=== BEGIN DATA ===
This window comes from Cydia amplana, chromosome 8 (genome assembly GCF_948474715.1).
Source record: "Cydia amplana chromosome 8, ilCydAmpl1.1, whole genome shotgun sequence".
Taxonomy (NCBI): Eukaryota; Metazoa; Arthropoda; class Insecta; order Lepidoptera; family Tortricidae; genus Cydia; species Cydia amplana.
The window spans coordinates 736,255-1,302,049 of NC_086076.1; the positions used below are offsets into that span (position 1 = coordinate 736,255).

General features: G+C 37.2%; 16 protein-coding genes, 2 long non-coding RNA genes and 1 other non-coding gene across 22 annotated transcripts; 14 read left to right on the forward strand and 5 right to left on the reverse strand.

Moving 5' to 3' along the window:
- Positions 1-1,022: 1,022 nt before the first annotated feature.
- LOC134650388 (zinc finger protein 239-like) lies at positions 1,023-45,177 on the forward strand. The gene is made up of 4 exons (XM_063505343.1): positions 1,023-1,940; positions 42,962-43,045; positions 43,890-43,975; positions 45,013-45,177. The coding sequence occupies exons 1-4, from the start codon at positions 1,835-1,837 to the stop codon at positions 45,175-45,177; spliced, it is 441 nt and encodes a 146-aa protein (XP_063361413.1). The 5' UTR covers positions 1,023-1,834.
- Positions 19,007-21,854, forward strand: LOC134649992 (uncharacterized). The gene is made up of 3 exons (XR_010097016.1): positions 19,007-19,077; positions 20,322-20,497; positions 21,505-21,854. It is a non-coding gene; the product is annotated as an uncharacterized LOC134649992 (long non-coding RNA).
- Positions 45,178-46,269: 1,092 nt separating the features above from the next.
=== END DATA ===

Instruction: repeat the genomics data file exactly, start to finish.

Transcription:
This window comes from Cydia amplana, chromosome 8 (genome assembly GCF_948474715.1).
Source record: "Cydia amplana chromosome 8, ilCydAmpl1.1, whole genome shotgun sequence".
Taxonomy (NCBI): Eukaryota; Metazoa; Arthropoda; class Insecta; order Lepidoptera; family Tortricidae; genus Cydia; species Cydia amplana.
The window spans coordinates 736,255-1,302,049 of NC_086076.1; the positions used below are offsets into that span (position 1 = coordinate 736,255).

General features: G+C 37.2%; 16 protein-coding genes, 2 long non-coding RNA genes and 1 other non-coding gene across 22 annotated transcripts; 14 read left to right on the forward strand and 5 right to left on the reverse strand.

Moving 5' to 3' along the window:
- Positions 1-1,022: 1,022 nt before the first annotated feature.
- LOC134650388 (zinc finger protein 239-like) lies at positions 1,023-45,177 on the forward strand. The gene is made up of 4 exons (XM_063505343.1): positions 1,023-1,940; positions 42,962-43,045; positions 43,890-43,975; positions 45,013-45,177. The coding sequence occupies exons 1-4, from the start codon at positions 1,835-1,837 to the stop codon at positions 45,175-45,177; spliced, it is 441 nt and encodes a 146-aa protein (XP_063361413.1). The 5' UTR covers positions 1,023-1,834.
- Positions 19,007-21,854, forward strand: LOC134649992 (uncharacterized). The gene is made up of 3 exons (XR_010097016.1): positions 19,007-19,077; positions 20,322-20,497; positions 21,505-21,854. It is a non-coding gene; the product is annotated as an uncharacterized LOC134649992 (long non-coding RNA).
- Positions 45,178-46,269: 1,092 nt separating the features above from the next.